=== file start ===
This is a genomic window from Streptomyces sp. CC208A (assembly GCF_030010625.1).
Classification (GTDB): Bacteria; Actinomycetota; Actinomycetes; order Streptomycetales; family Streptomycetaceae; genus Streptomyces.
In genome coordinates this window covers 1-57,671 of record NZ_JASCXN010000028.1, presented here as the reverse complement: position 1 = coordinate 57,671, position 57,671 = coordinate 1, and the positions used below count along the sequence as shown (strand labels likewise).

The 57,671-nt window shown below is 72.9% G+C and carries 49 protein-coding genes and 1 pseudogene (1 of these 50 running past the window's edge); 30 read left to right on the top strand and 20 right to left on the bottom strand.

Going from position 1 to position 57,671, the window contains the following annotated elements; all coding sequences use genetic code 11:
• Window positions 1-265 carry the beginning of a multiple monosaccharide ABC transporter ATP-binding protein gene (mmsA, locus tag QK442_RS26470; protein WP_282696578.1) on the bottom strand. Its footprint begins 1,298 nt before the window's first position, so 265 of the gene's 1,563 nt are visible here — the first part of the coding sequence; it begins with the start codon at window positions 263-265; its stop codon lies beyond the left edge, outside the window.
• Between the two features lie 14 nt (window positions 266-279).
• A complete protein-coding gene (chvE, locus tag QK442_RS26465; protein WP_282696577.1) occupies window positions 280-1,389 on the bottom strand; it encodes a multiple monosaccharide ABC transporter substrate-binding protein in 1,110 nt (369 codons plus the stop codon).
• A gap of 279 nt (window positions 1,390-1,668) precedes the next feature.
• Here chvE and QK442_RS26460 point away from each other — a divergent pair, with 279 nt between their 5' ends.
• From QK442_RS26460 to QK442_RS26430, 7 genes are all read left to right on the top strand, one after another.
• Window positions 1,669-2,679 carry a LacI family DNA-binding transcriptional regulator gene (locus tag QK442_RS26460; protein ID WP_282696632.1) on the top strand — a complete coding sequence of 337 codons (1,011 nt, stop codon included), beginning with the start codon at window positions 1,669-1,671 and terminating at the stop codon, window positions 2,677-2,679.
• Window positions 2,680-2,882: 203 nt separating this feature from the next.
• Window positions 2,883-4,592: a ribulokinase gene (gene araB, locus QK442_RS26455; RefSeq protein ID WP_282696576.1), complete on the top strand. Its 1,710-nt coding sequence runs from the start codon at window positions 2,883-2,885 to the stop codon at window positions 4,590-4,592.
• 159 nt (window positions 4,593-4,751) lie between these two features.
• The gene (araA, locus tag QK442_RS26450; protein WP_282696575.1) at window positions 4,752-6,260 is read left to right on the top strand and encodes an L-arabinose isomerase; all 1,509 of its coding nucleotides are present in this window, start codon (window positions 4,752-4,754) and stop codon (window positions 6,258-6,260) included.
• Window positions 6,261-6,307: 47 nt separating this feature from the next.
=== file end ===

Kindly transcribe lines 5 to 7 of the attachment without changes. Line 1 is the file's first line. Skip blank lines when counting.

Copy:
Going from position 1 to position 57,671, the window contains the following annotated elements; all coding sequences use genetic code 11:
• Window positions 1-265 carry the beginning of a multiple monosaccharide ABC transporter ATP-binding protein gene (mmsA, locus tag QK442_RS26470; protein WP_282696578.1) on the bottom strand. Its footprint begins 1,298 nt before the window's first position, so 265 of the gene's 1,563 nt are visible here — the first part of the coding sequence; it begins with the start codon at window positions 263-265; its stop codon lies beyond the left edge, outside the window.
• Between the two features lie 14 nt (window positions 266-279).